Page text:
18 U.S.C. § 3500(a) governs the timing of disclosure of witness statements:
“In any criminal prosecution brought by the United States, no statement or report in the possession of the United States which was made by a Government witness or prospective Government witness (other than the defendant) shall be the subject of subpoena, discovery, or inspection until said witness has testified on direct examination in the trial of the case.”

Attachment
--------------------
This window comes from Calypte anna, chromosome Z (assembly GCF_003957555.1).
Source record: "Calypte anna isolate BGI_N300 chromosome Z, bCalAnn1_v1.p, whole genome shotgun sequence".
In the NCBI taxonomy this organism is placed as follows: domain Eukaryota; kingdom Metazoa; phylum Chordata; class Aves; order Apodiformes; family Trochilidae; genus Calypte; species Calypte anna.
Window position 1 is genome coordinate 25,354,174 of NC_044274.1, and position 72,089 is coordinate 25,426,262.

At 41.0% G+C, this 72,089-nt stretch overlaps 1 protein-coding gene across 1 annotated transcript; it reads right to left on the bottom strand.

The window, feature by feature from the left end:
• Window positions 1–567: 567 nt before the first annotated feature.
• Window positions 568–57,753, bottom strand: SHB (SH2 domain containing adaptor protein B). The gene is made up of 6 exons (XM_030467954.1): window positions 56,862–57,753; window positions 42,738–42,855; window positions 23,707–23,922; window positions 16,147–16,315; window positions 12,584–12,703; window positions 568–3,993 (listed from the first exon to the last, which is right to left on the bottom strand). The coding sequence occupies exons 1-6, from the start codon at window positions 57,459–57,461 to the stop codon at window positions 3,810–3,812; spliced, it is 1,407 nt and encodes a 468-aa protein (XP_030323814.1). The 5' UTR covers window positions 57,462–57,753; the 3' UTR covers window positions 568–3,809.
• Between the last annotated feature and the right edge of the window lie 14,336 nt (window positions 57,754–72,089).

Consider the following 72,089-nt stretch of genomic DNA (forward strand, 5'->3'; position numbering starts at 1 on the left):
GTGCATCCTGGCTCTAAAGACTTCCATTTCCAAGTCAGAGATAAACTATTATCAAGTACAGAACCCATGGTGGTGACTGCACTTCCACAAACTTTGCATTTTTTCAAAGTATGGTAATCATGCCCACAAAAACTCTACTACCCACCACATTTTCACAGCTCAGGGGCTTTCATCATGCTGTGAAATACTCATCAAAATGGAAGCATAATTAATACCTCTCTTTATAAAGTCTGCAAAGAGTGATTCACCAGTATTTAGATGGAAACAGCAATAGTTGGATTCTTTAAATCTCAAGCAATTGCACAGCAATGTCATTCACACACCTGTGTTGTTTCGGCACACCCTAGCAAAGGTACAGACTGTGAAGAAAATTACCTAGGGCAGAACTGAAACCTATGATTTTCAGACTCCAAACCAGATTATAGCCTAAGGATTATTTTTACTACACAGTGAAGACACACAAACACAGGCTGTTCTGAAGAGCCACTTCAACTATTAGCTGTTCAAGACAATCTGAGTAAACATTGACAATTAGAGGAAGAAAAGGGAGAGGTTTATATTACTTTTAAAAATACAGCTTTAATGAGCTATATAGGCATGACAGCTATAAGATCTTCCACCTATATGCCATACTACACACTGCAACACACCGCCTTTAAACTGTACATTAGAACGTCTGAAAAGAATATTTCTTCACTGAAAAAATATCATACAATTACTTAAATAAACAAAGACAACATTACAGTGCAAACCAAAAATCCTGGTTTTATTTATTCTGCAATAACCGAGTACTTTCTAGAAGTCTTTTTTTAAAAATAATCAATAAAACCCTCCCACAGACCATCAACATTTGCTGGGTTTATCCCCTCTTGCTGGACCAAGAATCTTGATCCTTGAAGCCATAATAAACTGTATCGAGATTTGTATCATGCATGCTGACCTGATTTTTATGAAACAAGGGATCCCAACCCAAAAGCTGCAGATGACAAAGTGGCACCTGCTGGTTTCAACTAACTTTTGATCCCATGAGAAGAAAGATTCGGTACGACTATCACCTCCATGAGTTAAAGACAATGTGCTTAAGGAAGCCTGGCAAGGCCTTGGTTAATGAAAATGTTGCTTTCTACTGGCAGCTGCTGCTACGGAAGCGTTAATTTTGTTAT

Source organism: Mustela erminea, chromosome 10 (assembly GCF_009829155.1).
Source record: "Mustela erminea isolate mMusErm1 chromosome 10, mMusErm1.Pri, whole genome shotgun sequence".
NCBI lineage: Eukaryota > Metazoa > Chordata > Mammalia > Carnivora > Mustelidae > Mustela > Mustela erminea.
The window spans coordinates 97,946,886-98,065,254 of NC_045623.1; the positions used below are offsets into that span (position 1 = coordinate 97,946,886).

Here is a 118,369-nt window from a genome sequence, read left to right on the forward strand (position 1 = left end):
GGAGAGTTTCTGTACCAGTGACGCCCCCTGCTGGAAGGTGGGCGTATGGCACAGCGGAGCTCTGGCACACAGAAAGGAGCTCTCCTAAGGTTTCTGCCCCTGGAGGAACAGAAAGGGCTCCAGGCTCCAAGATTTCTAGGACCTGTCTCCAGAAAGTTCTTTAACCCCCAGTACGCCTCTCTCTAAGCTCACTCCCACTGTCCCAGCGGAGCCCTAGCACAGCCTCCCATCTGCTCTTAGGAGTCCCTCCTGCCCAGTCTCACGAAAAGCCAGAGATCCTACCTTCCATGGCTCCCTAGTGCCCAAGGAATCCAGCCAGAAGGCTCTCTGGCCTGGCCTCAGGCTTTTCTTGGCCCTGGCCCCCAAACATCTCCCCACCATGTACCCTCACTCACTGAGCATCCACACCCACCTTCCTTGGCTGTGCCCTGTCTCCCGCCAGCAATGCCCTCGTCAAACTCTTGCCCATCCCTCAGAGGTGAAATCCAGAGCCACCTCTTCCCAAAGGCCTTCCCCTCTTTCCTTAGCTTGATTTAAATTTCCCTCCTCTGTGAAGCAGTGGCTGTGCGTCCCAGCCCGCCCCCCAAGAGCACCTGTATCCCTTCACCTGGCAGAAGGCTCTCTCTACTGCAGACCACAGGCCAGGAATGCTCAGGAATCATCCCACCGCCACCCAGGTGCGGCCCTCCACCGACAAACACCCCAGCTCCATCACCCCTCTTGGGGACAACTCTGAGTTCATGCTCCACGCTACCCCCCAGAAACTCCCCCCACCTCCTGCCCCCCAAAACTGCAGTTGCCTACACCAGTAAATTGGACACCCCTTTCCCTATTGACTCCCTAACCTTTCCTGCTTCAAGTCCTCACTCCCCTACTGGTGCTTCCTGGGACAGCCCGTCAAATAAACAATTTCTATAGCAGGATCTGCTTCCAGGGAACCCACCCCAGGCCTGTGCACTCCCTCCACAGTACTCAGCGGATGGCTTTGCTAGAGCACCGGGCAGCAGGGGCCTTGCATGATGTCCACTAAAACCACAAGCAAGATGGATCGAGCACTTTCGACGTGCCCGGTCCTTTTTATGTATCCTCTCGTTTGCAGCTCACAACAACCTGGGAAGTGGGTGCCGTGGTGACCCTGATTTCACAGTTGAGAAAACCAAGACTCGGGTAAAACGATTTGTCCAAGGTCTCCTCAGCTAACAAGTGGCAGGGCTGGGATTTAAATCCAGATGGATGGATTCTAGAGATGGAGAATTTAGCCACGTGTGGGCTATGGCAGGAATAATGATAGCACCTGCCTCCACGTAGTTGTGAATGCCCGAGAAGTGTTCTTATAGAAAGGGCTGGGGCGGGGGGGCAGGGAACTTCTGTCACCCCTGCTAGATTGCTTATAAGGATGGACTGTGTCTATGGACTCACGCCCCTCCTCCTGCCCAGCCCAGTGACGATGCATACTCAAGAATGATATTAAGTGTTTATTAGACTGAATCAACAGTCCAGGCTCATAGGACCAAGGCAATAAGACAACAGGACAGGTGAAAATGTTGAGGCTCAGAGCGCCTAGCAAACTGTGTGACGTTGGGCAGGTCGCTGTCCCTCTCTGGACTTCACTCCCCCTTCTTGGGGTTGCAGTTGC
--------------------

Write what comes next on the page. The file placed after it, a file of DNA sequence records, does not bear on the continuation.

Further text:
Subsections (b) and (c) of The Jencks Act govern exactly what is discoverable after the witness testifies. If the entire context of the prior recorded statement pertains to the subject matter of the witness testimony, the entire statement is discoverable. It may be, however, that in the witness’ statement there are references to other cases, witnesses or subjects not involved in the trial of the case in which the witness has appeared. In this instance, the Government may seek to excise the witness’ statement and protect the unrelated portions thereof. If such is the contention of Government counsel, subsection (c) of The Jencks Act requires that the statement be submitted in camera to the Trial Court so that an impartial decision may be made on this issue. If the Court agrees with the Government, the defendant will only be provided with the excised portion of the witness’ statement which relates to his direct testimony. If the Court does not agree with the Government, however, and will not order that the statement be redacted, then the Government has two alternatives it can take. First, it can accept the Court’s ruling and divulge the entirety of the statement. Secondly, and especially if the Government counsel believes disclosure of the entire statement might jeopardize the safety of other persons, it can refuse to divulge the statement and have its witness’ testimony stricken from the record or, if justice requires, offer a mistrial in the case.